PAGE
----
I need to work this out. Christ, I AM an American. So why do I feel so separated from a fair number of the ones we've encountered? Am I different? Does it count that I'm at least aware of my own hypocrisy? That I'm annoyed by their apparent lack of subtlety leads me to think this is really about my own need to belong, maybe? In the end, whatever. Pop-psychology is boring and life is much easier without mock introspection.

Anyway, Recoleta got old, fast. It's a little sterile. (Later I tried to translate this to Cristina (the apartment owner) using my Spanish dictionary. She laughed and told me only people can be "steril". Oops. I tried to exchange the word "pristine", but the dictionary failed to cooperate.) So we hopped a cab back to Palermo Viejo. The driver told us as we were departing that La Boca would be playing Milano tomorrow for the championship. Sweet, sweet man. One of the lone disappointments Hav and I have (and for your reading enjoyment, I'll recap my highs and lows when I'm finished journaling the trip) is that we couldn't see a La Boca soccer match. During early December the A team takes a break while the second string plays in foreign countries. Regrettably we scheduled the bulk of our trip during this hiatus.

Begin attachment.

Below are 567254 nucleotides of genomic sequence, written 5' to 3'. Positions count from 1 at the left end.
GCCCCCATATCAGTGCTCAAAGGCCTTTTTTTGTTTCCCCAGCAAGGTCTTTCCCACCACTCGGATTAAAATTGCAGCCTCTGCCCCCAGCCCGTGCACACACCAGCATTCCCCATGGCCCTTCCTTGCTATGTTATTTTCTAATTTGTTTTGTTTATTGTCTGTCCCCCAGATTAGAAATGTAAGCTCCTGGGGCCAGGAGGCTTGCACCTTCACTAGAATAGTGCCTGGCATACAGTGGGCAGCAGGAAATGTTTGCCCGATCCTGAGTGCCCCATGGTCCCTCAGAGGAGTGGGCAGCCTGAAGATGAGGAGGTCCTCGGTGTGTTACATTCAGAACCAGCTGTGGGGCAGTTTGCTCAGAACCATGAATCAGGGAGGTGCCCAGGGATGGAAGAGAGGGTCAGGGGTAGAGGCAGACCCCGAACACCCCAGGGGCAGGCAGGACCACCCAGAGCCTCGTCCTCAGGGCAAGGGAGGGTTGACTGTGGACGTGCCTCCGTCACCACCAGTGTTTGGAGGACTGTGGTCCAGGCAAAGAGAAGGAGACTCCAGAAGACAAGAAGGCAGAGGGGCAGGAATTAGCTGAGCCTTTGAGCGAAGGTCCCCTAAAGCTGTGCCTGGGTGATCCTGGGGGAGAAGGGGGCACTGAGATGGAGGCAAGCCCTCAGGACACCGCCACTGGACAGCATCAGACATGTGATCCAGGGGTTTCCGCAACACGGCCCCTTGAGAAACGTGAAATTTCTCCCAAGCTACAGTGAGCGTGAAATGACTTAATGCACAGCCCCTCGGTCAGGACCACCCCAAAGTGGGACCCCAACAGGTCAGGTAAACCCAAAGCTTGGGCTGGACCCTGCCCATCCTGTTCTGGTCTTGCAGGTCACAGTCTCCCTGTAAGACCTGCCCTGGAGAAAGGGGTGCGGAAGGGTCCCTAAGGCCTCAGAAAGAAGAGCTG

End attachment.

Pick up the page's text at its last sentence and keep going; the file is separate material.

I understood (incorrectly) the man to say that the game was at 5:30 p.m. Hav and I discussed postponing our trip and getting tickets. In retrospect, it would have been really funny to explain to my boss that I'd be late returning because we were staying to watch La Boca. Especially since it turns out that they played at 7:30 in the morning. In Milan. I'll finish this aside with a mention that La Boca lost 4 - 2.

In the comfort of our rented neighborhood, we delighted in our choice of potential barrios. Palermo Viejo, with its ample dog shit and graffiti, still had a vibrant charm of its own. I'm embarrassed to admit we went shopping AGAIN, but I swear it's the pressure of finding gifts for Christmas and not how we are normally. Mostly.